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Wells v. Wells

New Jersey Superior Court, Chancery Division

Decided: February 13, 1962.


Hand, J.s.c.


[73 NJSuper Page 546]

Plaintiff George A. Wells seeks a dissolution of his marriage to Mattie Belle Robinson Wells on the ground of desertion.

The parties were married November 26, 1929.

Plaintiff proved and corroborated the marriage, his residence for jurisdictional purposes and the cause of action.

Although the desertion occurred on or about April 1, 1933, the court holds that the defense of laches should not be invoked.

It should be noted that at the outset of the hearing, the attorney for plaintiff, William L. Brach, Esq., stated frankly that plaintiff married another woman, namely, one Ruby Wells, in the year 1944, some 11 years after the desertion by defendant, Mattie.

Plaintiff's testimony was very credible. He admitted that he learned that Mattie was still living during the early part of 1961. In fact, defendant was served with copies of the summons and complaint in Detroit, Michigan, on July 11, 1961.

Plaintiff also testified that he and Ruby continued to live together as husband and wife and had sexual relations after plaintiff had learned of the fact that Mattie was still alive.

Although defendant filed no answer and the case was heard as an uncontested matter, the court invoked the defense of recrimination and dismissed the complaint on the ground that plaintiff had committed adultery with Ruby after the cause of action in his favor had arisen against Mattie on the ground of desertion.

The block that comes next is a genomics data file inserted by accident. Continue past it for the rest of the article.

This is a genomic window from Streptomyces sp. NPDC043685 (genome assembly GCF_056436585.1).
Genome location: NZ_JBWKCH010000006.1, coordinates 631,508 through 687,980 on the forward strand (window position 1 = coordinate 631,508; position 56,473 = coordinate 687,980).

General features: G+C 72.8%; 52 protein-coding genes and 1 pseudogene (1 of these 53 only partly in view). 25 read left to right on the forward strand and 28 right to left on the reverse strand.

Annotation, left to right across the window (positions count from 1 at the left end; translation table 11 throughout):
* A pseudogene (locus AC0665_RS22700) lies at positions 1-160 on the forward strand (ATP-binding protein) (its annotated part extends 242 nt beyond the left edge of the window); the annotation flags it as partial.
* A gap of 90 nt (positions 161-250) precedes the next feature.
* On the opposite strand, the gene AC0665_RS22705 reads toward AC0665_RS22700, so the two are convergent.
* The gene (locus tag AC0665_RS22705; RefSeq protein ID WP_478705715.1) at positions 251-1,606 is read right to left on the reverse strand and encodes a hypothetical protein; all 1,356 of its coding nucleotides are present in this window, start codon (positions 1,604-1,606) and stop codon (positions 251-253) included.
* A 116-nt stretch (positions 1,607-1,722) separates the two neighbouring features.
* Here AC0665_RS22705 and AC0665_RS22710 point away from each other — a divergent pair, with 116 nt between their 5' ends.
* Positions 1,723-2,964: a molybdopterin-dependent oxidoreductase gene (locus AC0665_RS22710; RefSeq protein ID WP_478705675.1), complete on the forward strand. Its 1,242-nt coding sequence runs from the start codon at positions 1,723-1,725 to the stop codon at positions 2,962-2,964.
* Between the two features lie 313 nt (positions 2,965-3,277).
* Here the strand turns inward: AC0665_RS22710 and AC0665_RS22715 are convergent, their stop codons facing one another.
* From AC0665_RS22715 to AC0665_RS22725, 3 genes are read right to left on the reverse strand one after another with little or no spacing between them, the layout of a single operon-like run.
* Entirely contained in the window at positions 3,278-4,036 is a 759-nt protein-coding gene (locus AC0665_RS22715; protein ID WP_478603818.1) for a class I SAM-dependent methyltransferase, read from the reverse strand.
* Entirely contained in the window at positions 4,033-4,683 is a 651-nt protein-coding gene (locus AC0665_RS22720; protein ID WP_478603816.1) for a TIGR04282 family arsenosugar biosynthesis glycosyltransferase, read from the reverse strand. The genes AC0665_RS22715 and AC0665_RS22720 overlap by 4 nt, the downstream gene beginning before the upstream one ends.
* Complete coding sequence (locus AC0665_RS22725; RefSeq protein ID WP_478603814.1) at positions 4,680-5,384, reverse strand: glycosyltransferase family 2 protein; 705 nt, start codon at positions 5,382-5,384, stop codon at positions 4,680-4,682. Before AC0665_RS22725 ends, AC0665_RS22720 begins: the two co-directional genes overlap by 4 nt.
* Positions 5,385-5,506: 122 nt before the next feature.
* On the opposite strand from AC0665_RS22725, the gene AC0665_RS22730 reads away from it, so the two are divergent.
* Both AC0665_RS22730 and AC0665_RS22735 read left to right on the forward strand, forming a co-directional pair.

Attorney Brach, in addition to measuring up fully to his function as an officer of the court, represented his client with utmost diligence.

Plaintiff's attorney stated that there is no case directly in point in New Jersey to the matter at bar. The court has been unable to find any precedent containing a similar factual situation in which a judgment for divorce was entered.

[73 NJSuper Page 547]

Plaintiff's attorney submitted two well-reasoned memoranda. Plaintiff himself proved to be an appealing figure on the witness stand.

Plaintiff's attorney contended that:

1. After seven years' absence of a spouse, the other spouse may legally remarry without a divorce and the second marriage is presumptively valid under common law and under N.J.S. 3A:40-1.

2. Where parties are innocent and they enter into a second ceremonial marriage under a justifiable belief that they have the capacity to marry, their participation in normal marital relations does not constitute adultery within the meaning of the divorce laws of this state.

3. Even if the plaintiff's relations with Ruby Wells be considered as technically adulterous, nevertheless, the bar of recrimination as an equitable bar is not applicable under the facts of this case.

4. Cohabitation arising out of the remarriage of the plaintiff in a divorce action where innocent and under the honest belief of capacity to remarry does not constitute adultery and, therefore, does not raise recrimination as a bar to a decree.

5. The court, under New Jersey law, has discretion in applying the common law defense of "recrimination" and is not bound to apply it mechanically or by rote.

The court has reached these conclusions as to the various arguments raised by counsel.

As to point 1, the fact that defendant is still living destroys any presumption of her death that may have arisen in favor of plaintiff at the time of his marriage to Ruby.

As to point 2, any support for this contention was overborne when plaintiff learned that defendant was still alive in 1961 and thereafter he continued to engage in sexual relations with Ruby.

The effect of the continuance of the marital relationship was discussed in a nullity proceeding where the plaintiff, though innocent at the outset, continued to cohabit after

[73 NJSuper Page 548]